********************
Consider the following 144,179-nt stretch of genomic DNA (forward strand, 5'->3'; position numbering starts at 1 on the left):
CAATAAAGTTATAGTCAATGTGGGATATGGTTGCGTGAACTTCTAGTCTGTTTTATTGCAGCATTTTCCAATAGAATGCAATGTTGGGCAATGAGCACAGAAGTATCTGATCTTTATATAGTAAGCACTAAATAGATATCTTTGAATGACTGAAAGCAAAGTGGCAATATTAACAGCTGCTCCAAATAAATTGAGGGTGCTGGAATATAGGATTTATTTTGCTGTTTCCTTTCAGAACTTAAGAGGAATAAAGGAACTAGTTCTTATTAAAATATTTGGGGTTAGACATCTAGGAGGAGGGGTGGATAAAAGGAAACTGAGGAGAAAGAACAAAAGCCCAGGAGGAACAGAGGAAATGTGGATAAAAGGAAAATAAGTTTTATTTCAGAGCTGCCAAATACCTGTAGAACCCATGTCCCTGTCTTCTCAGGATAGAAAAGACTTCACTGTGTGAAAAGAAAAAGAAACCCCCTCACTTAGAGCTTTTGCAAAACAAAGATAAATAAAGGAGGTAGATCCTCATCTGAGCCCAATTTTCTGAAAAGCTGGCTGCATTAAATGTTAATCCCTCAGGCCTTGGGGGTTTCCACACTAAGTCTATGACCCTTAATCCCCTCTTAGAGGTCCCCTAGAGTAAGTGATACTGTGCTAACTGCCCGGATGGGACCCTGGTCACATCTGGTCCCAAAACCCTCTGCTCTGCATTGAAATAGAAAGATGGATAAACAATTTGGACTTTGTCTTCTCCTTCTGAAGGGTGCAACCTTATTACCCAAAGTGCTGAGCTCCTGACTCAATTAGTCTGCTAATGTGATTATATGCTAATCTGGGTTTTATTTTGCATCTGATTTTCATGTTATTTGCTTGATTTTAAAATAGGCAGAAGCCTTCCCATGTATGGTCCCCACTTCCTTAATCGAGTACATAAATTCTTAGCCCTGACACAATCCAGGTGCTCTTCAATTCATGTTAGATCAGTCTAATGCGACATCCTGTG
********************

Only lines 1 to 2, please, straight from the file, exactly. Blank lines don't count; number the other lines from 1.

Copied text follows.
Consider the following 144,179-nt stretch of genomic DNA (forward strand, 5'->3'; position numbering starts at 1 on the left):
CAATAAAGTTATAGTCAATGTGGGATATGGTTGCGTGAACTTCTAGTCTGTTTTATTGCAGCATTTTCCAATAGAATGCAATGTTGGGCAATGAGCACAGAAGTATCTGATCTTTATATAGTAAGCACTAAATAGATATCTTTGAATGACTGAAAGCAAAGTGGCAATATTAACAGCTGCTCCAAATAAATTGAGGGTGCTGGAATATAGGATTTATTTTGCTGTTTCCTTTCAGAACTTAAGAGGAATAAAGGAACTAGTTCTTATTAAAATATTTGGGGTTAGACATCTAGGAGGAGGGGTGGATAAAAGGAAACTGAGGAGAAAGAACAAAAGCCCAGGAGGAACAGAGGAAATGTGGATAAAAGGAAAATAAGTTTTATTTCAGAGCTGCCAAATACCTGTAGAACCCATGTCCCTGTCTTCTCAGGATAGAAAAGACTTCACTGTGTGAAAAGAAAAAGAAACCCCCTCACTTAGAGCTTTTGCAAAACAAAGATAAATAAAGGAGGTAGATCCTCATCTGAGCCCAATTTTCTGAAAAGCTGGCTGCATTAAATGTTAATCCCTCAGGCCTTGGGGGTTTCCACACTAAGTCTATGACCCTTAATCCCCTCTTAGAGGTCCCCTAGAGTAAGTGATACTGTGCTAACTGCCCGGATGGGACCCTGGTCACATCTGGTCCCAAAACCCTCTGCTCTGCATTGAAATAGAAAGATGGATAAACAATTTGGACTTTGTCTTCTCCTTCTGAAGGGTGCAACCTTATTACCCAAAGTGCTGAGCTCCTGACTCAATTAGTCTGCTAATGTGATTATATGCTAATCTGGGTTTTATTTTGCATCTGATTTTCATGTTATTTGCTTGATTTTAAAATAGGCAGAAGCCTTCCCATGTATGGTCCCCACTTCCTTAATCGAGTACATAAATTCTTAGCCCTGACACAATCCAGGTGCTCTTCAATTCATGTTAGATCAGTCTAATGCGACATCCTGTG